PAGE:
if channel_id:
        pages = pages.filter(alert_channel=channel_id)
        async_tasks = async_tasks.filter(alert_channel=channel_id)

    return [
        _build_filters(include_web_pages = include_web_pages,
                       include_async_tasks = include_async_tasks,
                       include_available = include_available,
                       include_unavailable = include_unavailable),
        *[_build_page_item(p, user) for p in pages],
        *[_build_async_task_item(at, user) for at in async_tasks]
    ]

Round 2:

  • The call to _build_filters seems out of place. It doesn't need the external state that our business logic needs.
  • The business logic seems to be doing two very similar things at once. We'd like the parts that are the same to happen once, separately from the parts that are different.
  • We could probably break the "display" logic out from the "find" logic.

helpers:

def _build_filters(whatever):
    '''At this point this is the problem of whoever's higher in the stack.'''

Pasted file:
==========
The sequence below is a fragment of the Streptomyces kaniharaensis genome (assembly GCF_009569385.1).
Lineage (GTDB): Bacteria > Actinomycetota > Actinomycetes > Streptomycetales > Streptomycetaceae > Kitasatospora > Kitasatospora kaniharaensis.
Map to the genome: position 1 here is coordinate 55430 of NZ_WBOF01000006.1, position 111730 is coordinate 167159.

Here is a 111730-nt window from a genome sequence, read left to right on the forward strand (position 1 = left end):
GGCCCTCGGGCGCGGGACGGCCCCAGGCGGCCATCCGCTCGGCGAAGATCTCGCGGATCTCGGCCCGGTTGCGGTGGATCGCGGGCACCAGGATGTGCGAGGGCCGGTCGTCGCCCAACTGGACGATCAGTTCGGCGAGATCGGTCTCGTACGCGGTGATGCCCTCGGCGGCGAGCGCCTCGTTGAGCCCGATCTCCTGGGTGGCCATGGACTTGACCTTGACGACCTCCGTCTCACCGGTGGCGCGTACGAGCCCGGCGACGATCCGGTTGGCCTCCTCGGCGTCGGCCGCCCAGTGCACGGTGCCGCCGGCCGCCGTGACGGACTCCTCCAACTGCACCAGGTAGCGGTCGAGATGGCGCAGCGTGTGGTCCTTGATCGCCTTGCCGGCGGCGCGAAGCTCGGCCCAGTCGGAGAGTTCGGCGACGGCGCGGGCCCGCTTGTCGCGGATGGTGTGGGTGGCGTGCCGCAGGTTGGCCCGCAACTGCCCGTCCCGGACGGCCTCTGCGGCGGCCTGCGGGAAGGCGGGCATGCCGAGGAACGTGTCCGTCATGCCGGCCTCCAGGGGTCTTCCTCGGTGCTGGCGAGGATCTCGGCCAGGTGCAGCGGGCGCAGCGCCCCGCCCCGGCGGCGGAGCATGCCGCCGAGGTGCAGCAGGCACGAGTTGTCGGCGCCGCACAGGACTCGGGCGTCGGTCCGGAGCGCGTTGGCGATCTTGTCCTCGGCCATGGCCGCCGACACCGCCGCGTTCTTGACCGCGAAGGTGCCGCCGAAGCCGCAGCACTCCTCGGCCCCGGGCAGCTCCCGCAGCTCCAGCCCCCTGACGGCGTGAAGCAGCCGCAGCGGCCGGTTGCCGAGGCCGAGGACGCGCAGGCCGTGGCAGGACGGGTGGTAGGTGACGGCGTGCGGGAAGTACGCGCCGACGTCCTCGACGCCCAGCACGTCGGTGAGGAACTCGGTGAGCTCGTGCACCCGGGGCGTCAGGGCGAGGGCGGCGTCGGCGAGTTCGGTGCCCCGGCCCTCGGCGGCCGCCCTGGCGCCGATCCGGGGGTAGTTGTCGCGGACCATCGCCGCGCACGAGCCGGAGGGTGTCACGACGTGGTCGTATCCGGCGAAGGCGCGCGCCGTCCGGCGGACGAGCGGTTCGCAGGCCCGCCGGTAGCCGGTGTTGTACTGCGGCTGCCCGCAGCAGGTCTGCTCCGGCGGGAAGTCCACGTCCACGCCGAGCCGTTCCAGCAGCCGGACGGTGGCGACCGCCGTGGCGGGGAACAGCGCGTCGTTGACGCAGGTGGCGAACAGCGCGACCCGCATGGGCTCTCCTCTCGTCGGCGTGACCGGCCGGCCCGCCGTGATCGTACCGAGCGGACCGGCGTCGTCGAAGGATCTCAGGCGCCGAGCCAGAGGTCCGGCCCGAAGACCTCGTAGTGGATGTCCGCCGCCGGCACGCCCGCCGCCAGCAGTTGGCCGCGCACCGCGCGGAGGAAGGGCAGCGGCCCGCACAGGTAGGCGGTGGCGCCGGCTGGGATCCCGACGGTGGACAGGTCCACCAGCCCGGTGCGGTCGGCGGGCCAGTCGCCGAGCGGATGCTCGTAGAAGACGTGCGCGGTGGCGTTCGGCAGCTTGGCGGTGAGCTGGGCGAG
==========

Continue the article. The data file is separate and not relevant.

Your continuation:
...


def _build_UI_message_item(item: Union[Page, AsyncTask],
                           user: SlackUser)
                           -> UIMessageItem:
    ...

def old_build_list_message(team_id, user_id, msg_state, chl_state):
    items = build_list_message(
        SlackUser.retrieve(team_id, user_id),
        django_filter = django_filters(
            include_available = msg_state['resource_availability'] in ['available', 'all'],
            include_unavailable = msg_state['resource_availability'] in ['unavailable', 'all'],
            channel_id = chl_state.get('channel_id')
        ),
        include_web_pages = msg_state['resource_type'] in ['web_pages', 'all'],
        include_async_tasks = msg_state['resource_type'] in ['async_tasks', 'all']
    )
    filters_message = _build_filters(msg_state)

    return {
        'text': "Here's the list of all monitoring resources",
        'attachments': itertools.chain((filters_message, ),
                                       map(_build_UI_message_item, items)
                       )
    }

heart:

def django_filters(include_available: bool = True,